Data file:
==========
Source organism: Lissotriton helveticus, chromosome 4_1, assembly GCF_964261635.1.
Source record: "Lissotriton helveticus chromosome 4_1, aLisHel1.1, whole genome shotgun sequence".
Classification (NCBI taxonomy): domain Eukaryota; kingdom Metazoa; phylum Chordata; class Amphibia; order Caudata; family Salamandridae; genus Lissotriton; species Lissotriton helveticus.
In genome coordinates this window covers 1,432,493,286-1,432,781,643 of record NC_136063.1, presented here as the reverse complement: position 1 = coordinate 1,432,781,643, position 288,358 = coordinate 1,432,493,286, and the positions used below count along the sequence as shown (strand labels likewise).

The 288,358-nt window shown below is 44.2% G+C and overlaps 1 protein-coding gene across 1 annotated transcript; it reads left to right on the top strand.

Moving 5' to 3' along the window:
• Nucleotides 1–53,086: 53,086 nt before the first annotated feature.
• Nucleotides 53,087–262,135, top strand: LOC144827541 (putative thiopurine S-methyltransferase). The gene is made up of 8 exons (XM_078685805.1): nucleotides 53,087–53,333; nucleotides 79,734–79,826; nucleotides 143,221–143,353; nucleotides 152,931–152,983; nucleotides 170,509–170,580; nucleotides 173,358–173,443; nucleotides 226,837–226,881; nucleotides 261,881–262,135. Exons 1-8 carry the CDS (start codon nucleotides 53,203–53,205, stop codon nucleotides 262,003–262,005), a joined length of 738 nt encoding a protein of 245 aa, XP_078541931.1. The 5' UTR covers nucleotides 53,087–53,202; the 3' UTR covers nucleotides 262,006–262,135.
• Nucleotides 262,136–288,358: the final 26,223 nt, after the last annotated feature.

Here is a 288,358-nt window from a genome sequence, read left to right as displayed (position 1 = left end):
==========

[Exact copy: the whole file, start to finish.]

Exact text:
Source organism: Lissotriton helveticus, chromosome 4_1, assembly GCF_964261635.1.
Source record: "Lissotriton helveticus chromosome 4_1, aLisHel1.1, whole genome shotgun sequence".
Classification (NCBI taxonomy): domain Eukaryota; kingdom Metazoa; phylum Chordata; class Amphibia; order Caudata; family Salamandridae; genus Lissotriton; species Lissotriton helveticus.
In genome coordinates this window covers 1,432,493,286-1,432,781,643 of record NC_136063.1, presented here as the reverse complement: position 1 = coordinate 1,432,781,643, position 288,358 = coordinate 1,432,493,286, and the positions used below count along the sequence as shown (strand labels likewise).

The 288,358-nt window shown below is 44.2% G+C and overlaps 1 protein-coding gene across 1 annotated transcript; it reads left to right on the top strand.

Moving 5' to 3' along the window:
• Nucleotides 1–53,086: 53,086 nt before the first annotated feature.
• Nucleotides 53,087–262,135, top strand: LOC144827541 (putative thiopurine S-methyltransferase). The gene is made up of 8 exons (XM_078685805.1): nucleotides 53,087–53,333; nucleotides 79,734–79,826; nucleotides 143,221–143,353; nucleotides 152,931–152,983; nucleotides 170,509–170,580; nucleotides 173,358–173,443; nucleotides 226,837–226,881; nucleotides 261,881–262,135. Exons 1-8 carry the CDS (start codon nucleotides 53,203–53,205, stop codon nucleotides 262,003–262,005), a joined length of 738 nt encoding a protein of 245 aa, XP_078541931.1. The 5' UTR covers nucleotides 53,087–53,202; the 3' UTR covers nucleotides 262,006–262,135.
• Nucleotides 262,136–288,358: the final 26,223 nt, after the last annotated feature.

Here is a 288,358-nt window from a genome sequence, read left to right as displayed (position 1 = left end):